The Thing with Regulation


One helpful outcome when particular controversies arise over regulation is that statements of principle and assumption emerge that offer a common-sense check.  So, as taxi companies sue to impose regulations on the ride-sharing service Uber — rather than advocating to have the regulations under which they, themselves, must operate eased (go figure) — we get statements like this:

Echoing a larger global fight over ride-hailing services, the taxis argue that under Rhode Island law any driver or company providing for-hire automobile rides must comply with the stringent regulations enforced by the Public Utilities Division. 

“None of them do, and all of the services provided by Uber and Uber drivers are therefore illegal,” the lawsuit says. “This massive illegal operation puts the public and consumers at risk and erodes the viability of licensed, authorized and legal taxicab operators.”

In what particular ways do ride-sharing services “put the public and consumers at risk”?  The cars could be in bad repair or with some sort of health issue or infestation.  The driver might have mental issues.  Who knows?  The world is an unpredictable place.

But if freelance cars through Uber really offer an inferior or dangerous service, shouldn’t taxi drivers be able to compete?  Couldn’t there be a national certification that they, themselves, could promote through Uber or by setting up a competing app?

Special interests like to talk about their concern for the consumer, but they treat them as if they aren’t really people, as if we’re all just drones who won’t make any decisions but will slide right into a filthy, smoking wreck of a car driven by a guy in a hockey mask just because an unregulated app brought it to the curb.  If consumers aren’t drones, then shouldn’t it be relatively easy for the clean cab with a national certification and a friendly driver to charge a little bit more and put the scary guy out of business?

Of course, that would mean the taxi company would have to compete with drivers and with technology, and the reality is that the ride-sharing service isn’t a nightmare.  That’s why the established companies are scared.

  • Mike678

    “This massive illegal operation puts the public and consumers at risk and erodes the viability of licensed, authorized and legal taxicab operators.”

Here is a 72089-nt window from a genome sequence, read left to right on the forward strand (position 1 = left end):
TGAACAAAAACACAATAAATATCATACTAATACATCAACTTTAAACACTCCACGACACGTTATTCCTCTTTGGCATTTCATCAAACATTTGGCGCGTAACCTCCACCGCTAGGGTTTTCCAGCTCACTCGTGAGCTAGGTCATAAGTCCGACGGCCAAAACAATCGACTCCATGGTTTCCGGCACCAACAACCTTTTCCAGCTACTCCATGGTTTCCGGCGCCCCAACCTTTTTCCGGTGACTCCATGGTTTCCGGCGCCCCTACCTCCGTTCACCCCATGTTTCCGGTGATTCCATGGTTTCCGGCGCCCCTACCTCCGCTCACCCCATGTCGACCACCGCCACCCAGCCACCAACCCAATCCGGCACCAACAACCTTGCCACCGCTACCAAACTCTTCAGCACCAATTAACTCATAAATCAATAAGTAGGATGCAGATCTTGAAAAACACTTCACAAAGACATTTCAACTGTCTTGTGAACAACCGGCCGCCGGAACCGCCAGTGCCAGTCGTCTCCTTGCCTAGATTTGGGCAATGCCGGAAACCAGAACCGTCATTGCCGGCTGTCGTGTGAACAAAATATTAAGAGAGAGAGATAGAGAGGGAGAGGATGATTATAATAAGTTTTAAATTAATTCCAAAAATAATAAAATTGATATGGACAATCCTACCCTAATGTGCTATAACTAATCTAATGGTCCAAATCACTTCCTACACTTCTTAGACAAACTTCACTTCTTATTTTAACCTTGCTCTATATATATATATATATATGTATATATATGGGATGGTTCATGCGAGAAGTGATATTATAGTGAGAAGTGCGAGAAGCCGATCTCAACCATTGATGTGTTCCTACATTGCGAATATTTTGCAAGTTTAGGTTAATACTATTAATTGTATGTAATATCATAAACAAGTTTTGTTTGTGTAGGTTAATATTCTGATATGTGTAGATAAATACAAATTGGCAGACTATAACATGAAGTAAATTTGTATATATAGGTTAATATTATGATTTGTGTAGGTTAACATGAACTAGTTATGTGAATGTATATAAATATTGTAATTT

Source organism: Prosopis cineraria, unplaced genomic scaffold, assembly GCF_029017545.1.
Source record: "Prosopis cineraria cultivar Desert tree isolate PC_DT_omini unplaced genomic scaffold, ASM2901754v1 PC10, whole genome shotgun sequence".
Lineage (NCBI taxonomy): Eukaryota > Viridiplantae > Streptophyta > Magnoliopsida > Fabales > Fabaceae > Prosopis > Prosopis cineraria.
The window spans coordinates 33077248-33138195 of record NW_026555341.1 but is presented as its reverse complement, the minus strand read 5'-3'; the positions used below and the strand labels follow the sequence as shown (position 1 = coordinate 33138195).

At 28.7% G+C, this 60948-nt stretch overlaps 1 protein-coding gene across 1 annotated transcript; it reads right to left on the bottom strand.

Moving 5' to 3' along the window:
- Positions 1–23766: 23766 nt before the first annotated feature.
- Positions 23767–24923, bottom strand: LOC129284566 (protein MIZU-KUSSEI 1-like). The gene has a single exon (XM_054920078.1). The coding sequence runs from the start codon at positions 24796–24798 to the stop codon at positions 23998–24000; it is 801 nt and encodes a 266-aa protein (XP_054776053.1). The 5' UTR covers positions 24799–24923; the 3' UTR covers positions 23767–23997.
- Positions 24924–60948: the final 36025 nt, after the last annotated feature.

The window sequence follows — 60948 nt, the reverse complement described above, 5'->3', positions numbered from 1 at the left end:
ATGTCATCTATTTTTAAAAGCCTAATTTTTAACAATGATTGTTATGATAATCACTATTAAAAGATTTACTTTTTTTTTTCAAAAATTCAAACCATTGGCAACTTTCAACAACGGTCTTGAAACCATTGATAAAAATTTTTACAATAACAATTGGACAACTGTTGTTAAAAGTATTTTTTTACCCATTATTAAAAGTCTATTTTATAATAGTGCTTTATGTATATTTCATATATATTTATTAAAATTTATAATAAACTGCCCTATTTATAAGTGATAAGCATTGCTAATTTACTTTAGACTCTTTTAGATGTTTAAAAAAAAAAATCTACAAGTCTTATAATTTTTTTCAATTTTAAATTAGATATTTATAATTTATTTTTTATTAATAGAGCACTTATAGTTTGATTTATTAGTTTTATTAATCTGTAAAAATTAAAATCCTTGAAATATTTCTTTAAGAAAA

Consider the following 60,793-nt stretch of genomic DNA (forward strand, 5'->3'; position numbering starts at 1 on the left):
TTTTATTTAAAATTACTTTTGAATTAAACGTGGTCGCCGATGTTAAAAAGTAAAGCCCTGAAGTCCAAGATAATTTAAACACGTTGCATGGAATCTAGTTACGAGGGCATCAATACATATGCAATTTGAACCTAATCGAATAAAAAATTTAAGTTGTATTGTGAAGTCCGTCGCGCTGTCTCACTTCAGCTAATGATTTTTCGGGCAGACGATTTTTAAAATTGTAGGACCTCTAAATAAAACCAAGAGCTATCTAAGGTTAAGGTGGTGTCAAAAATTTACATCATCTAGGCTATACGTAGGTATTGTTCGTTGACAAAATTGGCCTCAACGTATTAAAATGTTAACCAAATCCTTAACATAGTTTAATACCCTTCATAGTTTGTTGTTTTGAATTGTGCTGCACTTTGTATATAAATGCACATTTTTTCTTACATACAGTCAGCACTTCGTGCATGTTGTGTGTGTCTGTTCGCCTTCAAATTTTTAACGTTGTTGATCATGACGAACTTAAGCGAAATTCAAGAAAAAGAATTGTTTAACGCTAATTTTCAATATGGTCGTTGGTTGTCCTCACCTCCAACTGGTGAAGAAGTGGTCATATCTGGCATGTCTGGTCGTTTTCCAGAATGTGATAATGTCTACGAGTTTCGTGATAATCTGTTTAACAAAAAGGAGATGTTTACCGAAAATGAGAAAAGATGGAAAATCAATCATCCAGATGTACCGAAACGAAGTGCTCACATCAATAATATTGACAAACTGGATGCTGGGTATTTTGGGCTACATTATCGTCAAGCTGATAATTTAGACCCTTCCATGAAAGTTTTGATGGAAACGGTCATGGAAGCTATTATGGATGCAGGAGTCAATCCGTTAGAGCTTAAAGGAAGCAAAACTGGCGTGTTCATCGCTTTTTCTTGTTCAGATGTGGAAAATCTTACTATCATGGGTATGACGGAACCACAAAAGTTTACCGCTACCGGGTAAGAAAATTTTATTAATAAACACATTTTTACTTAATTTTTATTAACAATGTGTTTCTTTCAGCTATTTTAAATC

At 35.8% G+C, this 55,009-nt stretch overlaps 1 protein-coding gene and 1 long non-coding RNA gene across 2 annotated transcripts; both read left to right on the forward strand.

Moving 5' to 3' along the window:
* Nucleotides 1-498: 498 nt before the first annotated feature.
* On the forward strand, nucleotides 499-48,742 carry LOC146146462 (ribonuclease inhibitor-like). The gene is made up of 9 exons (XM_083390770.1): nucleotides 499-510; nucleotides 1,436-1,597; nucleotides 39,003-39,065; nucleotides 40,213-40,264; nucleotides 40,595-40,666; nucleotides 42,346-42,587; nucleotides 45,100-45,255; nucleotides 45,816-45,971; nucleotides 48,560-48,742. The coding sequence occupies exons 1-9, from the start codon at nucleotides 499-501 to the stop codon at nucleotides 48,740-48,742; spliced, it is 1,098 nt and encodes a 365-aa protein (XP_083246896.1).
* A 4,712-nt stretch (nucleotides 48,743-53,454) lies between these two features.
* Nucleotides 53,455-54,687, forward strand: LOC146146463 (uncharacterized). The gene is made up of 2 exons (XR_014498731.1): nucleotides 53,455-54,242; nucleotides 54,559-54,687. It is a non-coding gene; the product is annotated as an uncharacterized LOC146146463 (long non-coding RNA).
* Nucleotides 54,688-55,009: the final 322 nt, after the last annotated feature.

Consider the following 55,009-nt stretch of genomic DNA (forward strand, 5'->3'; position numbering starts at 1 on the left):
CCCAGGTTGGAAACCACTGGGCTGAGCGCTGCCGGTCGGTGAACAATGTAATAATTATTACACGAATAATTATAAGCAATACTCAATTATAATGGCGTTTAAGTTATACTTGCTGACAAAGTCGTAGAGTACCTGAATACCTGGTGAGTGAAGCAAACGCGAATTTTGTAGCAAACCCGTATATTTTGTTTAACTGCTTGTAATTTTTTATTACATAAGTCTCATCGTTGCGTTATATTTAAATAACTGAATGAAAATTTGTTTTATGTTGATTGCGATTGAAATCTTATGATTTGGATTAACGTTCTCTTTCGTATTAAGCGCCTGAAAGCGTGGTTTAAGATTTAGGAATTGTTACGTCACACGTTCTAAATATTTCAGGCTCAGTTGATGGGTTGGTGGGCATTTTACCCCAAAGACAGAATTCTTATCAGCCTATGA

The nanny-state mentality in a nutshell. You are not responsible enough to judge risk, so we will do it for your–for a price. Stop thinking, stop evaluating, stop innovating–just do what we want you to do.

    Those who would give up essential Liberty, to purchase a little temporary Safety, deserve neither Liberty nor Safety. –Ben Franklin

  • Rhett Hardwick

    Does anyone know the current value of a taxi “medallion” in Providence. In larger cities, they were well over $500,000. Not sure that is any longer the case. It might explain some of the current controversy. Sort of like watching the value of your mortgaged house slide to nothing.
    Not sure regulation works that well. The “towing” business is highly regulated, look back to the Cianci days and see who his largest contributors were. “Police tows” pay 4 times what AAA pays.

    • ShannonEntropy

      The monopoly here that really gravels me — and it takes a *lot* for me to use “gravel” as a verb — is the Airport Taxi scam at TF Green. To add insult to injury, they don’t even have a covered shelter so Dog forbid you need a ride and it’s raining out

      And they mercilessly harass any other cabs that have the audacity to even drive thru the lower “arrival” level of the terminal where their stand is located. So do what we do … when you call your cab company, have them pick you up on the upper “departure” level and you will bypass them completely

      The things you have to do to get by in this State !!